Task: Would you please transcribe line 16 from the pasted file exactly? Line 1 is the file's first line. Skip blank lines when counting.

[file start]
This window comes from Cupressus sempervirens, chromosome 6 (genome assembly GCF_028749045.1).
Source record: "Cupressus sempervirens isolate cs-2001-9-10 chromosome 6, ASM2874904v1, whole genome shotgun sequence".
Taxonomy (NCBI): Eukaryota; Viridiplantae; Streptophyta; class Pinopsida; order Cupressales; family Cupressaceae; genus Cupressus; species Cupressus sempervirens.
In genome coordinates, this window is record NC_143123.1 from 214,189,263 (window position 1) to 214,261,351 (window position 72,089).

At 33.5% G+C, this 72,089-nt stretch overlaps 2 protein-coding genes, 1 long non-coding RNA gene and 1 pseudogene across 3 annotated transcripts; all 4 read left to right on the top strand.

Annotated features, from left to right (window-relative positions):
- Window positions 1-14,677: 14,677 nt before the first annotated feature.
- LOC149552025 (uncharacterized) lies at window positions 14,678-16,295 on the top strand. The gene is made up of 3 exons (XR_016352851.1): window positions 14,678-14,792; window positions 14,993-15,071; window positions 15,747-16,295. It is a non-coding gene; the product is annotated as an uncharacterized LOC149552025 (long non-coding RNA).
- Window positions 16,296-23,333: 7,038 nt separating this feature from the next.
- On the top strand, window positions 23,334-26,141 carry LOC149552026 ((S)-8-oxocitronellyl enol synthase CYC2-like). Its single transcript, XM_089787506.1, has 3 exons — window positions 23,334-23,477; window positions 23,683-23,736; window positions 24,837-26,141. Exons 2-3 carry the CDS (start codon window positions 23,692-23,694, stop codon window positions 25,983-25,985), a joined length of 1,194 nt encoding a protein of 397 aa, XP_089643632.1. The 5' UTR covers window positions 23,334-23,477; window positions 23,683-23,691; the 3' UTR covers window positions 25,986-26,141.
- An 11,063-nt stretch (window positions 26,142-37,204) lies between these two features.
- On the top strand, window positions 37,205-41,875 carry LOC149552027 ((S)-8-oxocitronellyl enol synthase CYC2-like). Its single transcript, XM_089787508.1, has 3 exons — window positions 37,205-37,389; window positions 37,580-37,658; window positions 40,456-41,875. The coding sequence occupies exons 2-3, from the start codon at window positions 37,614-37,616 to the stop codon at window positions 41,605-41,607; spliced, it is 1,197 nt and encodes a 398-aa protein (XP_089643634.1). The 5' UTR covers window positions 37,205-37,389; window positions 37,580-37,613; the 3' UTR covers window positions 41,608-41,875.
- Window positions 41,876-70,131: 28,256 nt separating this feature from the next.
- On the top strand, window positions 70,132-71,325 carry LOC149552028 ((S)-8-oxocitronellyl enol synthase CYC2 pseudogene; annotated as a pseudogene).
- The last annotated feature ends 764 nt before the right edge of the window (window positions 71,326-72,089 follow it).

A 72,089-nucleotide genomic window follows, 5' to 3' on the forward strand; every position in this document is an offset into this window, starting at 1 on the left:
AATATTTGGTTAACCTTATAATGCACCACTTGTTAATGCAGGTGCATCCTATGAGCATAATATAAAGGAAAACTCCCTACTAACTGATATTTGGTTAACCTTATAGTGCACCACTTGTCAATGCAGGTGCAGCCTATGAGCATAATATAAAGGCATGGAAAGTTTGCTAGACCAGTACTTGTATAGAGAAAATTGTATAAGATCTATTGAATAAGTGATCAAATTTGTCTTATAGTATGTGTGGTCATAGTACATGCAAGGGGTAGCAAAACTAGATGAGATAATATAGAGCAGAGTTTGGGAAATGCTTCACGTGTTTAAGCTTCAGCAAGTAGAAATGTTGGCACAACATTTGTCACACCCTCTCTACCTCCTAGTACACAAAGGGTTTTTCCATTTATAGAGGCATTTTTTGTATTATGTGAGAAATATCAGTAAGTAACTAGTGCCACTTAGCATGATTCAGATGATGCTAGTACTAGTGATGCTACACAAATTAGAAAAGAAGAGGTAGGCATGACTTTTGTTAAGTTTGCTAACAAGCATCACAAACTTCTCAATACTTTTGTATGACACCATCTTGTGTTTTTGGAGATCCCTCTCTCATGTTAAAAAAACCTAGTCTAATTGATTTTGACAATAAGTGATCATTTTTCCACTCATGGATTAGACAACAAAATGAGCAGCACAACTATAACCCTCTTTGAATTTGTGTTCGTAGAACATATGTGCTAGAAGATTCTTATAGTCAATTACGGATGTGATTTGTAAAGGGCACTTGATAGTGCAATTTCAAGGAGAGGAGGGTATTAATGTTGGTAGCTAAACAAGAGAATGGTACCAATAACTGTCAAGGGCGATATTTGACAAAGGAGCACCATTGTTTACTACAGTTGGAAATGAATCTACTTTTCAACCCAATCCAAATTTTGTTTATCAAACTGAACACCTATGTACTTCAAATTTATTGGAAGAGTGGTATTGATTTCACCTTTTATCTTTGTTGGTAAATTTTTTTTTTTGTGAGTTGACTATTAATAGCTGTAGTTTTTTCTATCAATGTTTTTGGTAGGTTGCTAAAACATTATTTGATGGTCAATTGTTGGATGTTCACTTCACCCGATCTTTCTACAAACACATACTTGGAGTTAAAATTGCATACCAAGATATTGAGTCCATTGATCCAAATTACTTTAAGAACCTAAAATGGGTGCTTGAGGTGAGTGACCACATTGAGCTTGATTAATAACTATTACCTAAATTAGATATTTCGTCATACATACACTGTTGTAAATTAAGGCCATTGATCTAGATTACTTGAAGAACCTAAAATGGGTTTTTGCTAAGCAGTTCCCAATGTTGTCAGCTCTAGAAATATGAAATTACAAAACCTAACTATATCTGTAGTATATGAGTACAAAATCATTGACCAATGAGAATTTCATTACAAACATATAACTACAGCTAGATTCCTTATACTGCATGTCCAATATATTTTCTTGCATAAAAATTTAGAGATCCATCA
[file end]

A 72,089-nucleotide genomic window follows, 5' to 3' on the forward strand; every position in this document is an offset into this window, starting at 1 on the left: